High cohesion means that the object's data and methods remain focused on one task or functionality. The object is an expert at doing one thing. If you have to modify this object's functionality, the changes should not affect other objects.
Low coupling means that the interfaces between objects are small, few and without side effects (e.g., no global variables). The fewer interfaces an object uses, the fewer dependencies it has. Code changes and re-arrangements affect a smaller portion of the total system. You can therefore make such changes faster and safer.
Such modular design also facilitates the rapid growth of a startup. When interfaces to small objects are well defined, you can easily assign well-bounded tasks to new employees. Also, since smaller modules are less complex, new employees can learn and understand their tasks by focusing on the relevant object. As they work on more and more objects over time, they will develop a broader understanding of the system. They can also be productive while climbing the learning curve. If you have few monolithic modules, however, new employees have to work inside such a module with no clearly defined interfaces between their work and that done by other developers. Not only is this an error-prone environment, it will also increase the communication overhead among employees. Unit-testing or at least a code review is easier with a small module.
Several methodologies are appropriate for high-level design. They usually involve drawing bubbles (objects) connected by arrows (messages) on paper. All of the methodologies are quite effective and help you see the system as a whole. If you are using Java to implement the software, you can use the actual implementation language rather than pseudo code to do your low-level design. Use interfaces for specifying APIs so that classes that implement those APIs can be written later. Object definitions can be specified as abstract classes, which can then be subclassed and filled in with specific implementation details.
Implementation of the design should be one of the smallest tasks in software development. If requirements analysis and design have been done thoroughly, you will simply fill in the blanks during implementation. You should create proper source code documentation, check return values and follow a suitable coding and error-handling standard. Such standards should be defined before implementation ever starts. Java's exceptions provide a good foundation for implementing error-handling, but they do not define a complete error-handling standard.
The error-handling standard determines how user errors, program exceptions (for example, I/O errors) and internal system errors are handled. Setting a standard once will save developers from having to make these decisions again and again, in a possibly inconsistent way.
Standards will make life easier not only for new employees, but also for those who do maintenance. Reviews can be used to test for compliance with the standards.
Testing does not start only when coding is complete. Analysis and design documents can be tested through reviews. In a review, check that all requirements have been addressed. In general, reviews are an important part of testing at all stages. During implementation they can even substitute for more resource-intensive kinds of testing, such as unit testing. Once you have finished coding subcomponents or the whole system, run automated test cases. You can start designing the test cases as early as the analysis stage.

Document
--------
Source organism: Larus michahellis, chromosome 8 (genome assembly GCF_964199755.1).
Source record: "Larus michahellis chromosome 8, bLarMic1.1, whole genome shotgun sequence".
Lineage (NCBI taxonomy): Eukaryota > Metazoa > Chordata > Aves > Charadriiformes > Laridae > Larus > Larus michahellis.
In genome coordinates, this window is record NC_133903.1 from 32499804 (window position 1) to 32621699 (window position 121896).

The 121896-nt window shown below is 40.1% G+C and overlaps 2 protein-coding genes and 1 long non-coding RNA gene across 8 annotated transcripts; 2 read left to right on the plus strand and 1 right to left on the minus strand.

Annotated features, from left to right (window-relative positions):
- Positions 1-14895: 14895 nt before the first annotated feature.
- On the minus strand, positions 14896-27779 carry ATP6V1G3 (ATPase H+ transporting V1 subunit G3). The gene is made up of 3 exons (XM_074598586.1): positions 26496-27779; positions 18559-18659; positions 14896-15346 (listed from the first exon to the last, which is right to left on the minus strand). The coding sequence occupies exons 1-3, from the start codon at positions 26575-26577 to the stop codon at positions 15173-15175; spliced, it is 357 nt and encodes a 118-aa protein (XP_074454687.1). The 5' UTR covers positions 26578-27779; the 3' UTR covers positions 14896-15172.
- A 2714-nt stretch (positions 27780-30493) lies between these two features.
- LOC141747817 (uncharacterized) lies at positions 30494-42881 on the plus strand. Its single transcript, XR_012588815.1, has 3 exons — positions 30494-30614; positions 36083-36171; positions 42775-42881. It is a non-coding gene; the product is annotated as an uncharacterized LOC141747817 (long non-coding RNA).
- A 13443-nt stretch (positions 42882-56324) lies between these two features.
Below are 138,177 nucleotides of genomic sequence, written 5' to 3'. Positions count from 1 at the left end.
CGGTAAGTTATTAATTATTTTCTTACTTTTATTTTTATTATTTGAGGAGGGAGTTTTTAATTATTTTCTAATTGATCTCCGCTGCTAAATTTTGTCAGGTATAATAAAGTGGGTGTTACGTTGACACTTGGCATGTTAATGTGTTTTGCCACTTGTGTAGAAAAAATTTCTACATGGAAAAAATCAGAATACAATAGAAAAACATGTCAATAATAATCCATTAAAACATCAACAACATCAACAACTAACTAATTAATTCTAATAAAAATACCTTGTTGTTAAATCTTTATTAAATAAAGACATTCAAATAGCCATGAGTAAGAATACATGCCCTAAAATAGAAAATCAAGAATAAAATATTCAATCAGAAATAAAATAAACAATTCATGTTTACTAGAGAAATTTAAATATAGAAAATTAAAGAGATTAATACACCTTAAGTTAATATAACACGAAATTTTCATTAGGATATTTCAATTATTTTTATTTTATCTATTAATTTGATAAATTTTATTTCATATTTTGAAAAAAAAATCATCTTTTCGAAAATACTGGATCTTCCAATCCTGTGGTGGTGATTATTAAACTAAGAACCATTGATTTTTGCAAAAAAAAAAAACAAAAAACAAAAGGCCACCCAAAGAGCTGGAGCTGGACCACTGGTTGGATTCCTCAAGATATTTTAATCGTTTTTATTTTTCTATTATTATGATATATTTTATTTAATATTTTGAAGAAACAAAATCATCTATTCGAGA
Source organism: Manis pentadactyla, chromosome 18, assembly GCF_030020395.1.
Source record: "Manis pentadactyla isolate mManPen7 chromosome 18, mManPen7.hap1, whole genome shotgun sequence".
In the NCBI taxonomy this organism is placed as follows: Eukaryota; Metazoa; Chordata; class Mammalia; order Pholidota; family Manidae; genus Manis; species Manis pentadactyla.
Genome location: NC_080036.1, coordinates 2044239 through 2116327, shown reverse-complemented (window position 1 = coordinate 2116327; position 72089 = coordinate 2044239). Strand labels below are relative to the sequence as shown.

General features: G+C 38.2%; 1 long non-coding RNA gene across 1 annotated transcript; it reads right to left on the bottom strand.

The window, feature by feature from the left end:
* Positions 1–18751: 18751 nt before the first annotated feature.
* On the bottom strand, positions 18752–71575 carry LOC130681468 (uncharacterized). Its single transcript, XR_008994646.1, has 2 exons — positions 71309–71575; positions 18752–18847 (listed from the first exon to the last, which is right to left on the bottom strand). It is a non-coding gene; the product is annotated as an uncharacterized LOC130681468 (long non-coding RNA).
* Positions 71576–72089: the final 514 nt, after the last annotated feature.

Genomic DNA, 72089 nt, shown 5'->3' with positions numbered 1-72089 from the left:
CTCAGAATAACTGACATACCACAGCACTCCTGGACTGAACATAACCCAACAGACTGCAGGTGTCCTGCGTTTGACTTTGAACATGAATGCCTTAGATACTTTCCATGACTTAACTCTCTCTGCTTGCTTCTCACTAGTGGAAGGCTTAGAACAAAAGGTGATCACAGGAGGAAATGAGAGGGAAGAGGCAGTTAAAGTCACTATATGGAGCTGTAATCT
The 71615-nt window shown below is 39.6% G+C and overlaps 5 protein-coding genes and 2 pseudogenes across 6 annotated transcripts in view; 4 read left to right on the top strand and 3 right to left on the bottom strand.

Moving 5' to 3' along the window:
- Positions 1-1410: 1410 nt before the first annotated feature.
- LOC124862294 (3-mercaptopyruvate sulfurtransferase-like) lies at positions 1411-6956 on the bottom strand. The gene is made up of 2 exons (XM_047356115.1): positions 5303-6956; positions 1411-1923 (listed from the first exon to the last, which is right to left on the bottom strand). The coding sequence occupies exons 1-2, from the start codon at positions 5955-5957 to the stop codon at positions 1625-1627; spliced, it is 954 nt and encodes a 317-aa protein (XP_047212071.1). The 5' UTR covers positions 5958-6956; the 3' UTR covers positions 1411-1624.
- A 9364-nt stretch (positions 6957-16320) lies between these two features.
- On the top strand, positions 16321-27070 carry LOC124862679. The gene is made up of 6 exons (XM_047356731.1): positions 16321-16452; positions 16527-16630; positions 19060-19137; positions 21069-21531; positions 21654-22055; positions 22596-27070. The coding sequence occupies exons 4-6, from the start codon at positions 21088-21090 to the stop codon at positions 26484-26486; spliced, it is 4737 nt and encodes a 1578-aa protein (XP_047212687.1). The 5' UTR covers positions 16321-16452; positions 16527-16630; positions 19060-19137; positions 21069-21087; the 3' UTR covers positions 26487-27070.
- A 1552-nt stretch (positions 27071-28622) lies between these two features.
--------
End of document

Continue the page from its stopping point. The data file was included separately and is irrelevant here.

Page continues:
SE techniques are effective only if they are used. Unfortunately, many developers and managers resist SE practices. This is not so much an engineering issue as it is a psychological and organizational one.
Many individuals who are attracted to startups have had bad experiences with the
design-by-committee style of SE practiced in large companies. They come to startups because they don't want to deal with bureaucratic overhead. When you suggest SE practices to these individuals, the answer will often be, "Sure, we need some SE, but I've seen how much overhead it requires. We don't have time for that now...." The practices discussed here, however, don't require much overhead.
These practices do help you build a quality product that is easier to maintain and grow as the company grows and as markets change. Less time will be spent on debugging and fire drills. This is important for everyone who wishes to have a life outside the company. The higher quality of your product and the responsiveness of your company will result in satisfied customers, good press, and higher sales. This will keep everyone motivated, and the value of your stock options will increase. Since money is already a point of motivation, it can be used to convince dubious developers or management.
As an early member of a new company, you have both the opportunity and the obligation to shape its culture. You need to create an environment in which SE is practiced naturally. New employees, immersed in this environment, will adopt SE without even questioning its application. Rather than forcing your point on people, guide them toward seeing that SE can be a powerful solution for the software development problems encountered in startups.
This brief overview of how to use SE in startup companies will be followed in upcoming issues by details on how SE practices make the software development process more efficient in startups.
About the Author
Juergen Brendel is a software architect at Resonate Inc. He welcomes your feedback via e-mail at &127;[email protected]